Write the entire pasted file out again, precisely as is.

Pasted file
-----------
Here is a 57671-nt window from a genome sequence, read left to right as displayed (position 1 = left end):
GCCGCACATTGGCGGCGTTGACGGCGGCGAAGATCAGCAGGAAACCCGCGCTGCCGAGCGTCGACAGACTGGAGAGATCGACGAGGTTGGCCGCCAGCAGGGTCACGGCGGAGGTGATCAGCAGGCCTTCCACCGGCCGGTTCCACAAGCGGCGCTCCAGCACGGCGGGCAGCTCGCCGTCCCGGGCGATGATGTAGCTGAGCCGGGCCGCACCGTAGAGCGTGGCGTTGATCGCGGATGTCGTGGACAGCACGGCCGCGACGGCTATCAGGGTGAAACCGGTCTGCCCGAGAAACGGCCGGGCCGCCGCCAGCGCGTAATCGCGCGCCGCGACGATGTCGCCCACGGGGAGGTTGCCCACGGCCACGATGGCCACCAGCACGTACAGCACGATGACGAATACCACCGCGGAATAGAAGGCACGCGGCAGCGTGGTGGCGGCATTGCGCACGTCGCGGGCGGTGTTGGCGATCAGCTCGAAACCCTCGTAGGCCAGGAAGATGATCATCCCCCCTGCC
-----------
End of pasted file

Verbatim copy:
Here is a 57671-nt window from a genome sequence, read left to right as displayed (position 1 = left end):
GCCGCACATTGGCGGCGTTGACGGCGGCGAAGATCAGCAGGAAACCCGCGCTGCCGAGCGTCGACAGACTGGAGAGATCGACGAGGTTGGCCGCCAGCAGGGTCACGGCGGAGGTGATCAGCAGGCCTTCCACCGGCCGGTTCCACAAGCGGCGCTCCAGCACGGCGGGCAGCTCGCCGTCCCGGGCGATGATGTAGCTGAGCCGGGCCGCACCGTAGAGCGTGGCGTTGATCGCGGATGTCGTGGACAGCACGGCCGCGACGGCTATCAGGGTGAAACCGGTCTGCCCGAGAAACGGCCGGGCCGCCGCCAGCGCGTAATCGCGCGCCGCGACGATGTCGCCCACGGGGAGGTTGCCCACGGCCACGATGGCCACCAGCACGTACAGCACGATGACGAATACCACCGCGGAATAGAAGGCACGCGGCAGCGTGGTGGCGGCATTGCGCACGTCGCGGGCGGTGTTGGCGATCAGCTCGAAACCCTCGTAGGCCAGGAAGATGATCATCCCCCCTGCC